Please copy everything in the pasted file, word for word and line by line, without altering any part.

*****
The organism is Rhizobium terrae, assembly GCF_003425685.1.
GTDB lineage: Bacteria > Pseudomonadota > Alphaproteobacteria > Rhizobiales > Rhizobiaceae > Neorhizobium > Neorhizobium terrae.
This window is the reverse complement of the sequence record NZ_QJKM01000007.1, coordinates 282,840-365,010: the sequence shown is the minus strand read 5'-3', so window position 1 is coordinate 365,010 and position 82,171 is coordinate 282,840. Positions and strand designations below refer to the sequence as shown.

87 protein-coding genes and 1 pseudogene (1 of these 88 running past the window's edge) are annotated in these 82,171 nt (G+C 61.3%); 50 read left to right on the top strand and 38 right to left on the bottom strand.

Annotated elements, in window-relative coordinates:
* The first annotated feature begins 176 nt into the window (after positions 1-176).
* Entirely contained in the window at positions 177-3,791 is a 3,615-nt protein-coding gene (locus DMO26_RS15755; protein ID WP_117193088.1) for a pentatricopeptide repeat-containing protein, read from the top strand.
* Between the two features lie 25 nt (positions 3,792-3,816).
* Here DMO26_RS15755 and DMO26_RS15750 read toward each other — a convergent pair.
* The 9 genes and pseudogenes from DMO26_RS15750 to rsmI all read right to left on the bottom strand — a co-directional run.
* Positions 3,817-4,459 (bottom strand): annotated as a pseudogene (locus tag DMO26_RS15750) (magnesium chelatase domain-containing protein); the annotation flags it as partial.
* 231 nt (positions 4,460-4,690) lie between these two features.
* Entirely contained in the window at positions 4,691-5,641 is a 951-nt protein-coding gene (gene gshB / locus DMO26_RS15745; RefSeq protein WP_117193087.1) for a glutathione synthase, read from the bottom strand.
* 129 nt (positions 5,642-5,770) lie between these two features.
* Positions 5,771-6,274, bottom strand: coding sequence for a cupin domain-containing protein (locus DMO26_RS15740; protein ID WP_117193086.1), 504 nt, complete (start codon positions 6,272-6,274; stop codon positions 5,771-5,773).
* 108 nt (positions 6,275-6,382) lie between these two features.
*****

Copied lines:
The organism is Rhizobium terrae, assembly GCF_003425685.1.
GTDB lineage: Bacteria > Pseudomonadota > Alphaproteobacteria > Rhizobiales > Rhizobiaceae > Neorhizobium > Neorhizobium terrae.
This window is the reverse complement of the sequence record NZ_QJKM01000007.1, coordinates 282,840-365,010: the sequence shown is the minus strand read 5'-3', so window position 1 is coordinate 365,010 and position 82,171 is coordinate 282,840. Positions and strand designations below refer to the sequence as shown.

87 protein-coding genes and 1 pseudogene (1 of these 88 running past the window's edge) are annotated in these 82,171 nt (G+C 61.3%); 50 read left to right on the top strand and 38 right to left on the bottom strand.

Annotated elements, in window-relative coordinates:
* The first annotated feature begins 176 nt into the window (after positions 1-176).
* Entirely contained in the window at positions 177-3,791 is a 3,615-nt protein-coding gene (locus DMO26_RS15755; protein ID WP_117193088.1) for a pentatricopeptide repeat-containing protein, read from the top strand.
* Between the two features lie 25 nt (positions 3,792-3,816).
* Here DMO26_RS15755 and DMO26_RS15750 read toward each other — a convergent pair.
* The 9 genes and pseudogenes from DMO26_RS15750 to rsmI all read right to left on the bottom strand — a co-directional run.
* Positions 3,817-4,459 (bottom strand): annotated as a pseudogene (locus tag DMO26_RS15750) (magnesium chelatase domain-containing protein); the annotation flags it as partial.
* 231 nt (positions 4,460-4,690) lie between these two features.
* Entirely contained in the window at positions 4,691-5,641 is a 951-nt protein-coding gene (gene gshB / locus DMO26_RS15745; RefSeq protein WP_117193087.1) for a glutathione synthase, read from the bottom strand.
* 129 nt (positions 5,642-5,770) lie between these two features.
* Positions 5,771-6,274, bottom strand: coding sequence for a cupin domain-containing protein (locus DMO26_RS15740; protein ID WP_117193086.1), 504 nt, complete (start codon positions 6,272-6,274; stop codon positions 5,771-5,773).
* 108 nt (positions 6,275-6,382) lie between these two features.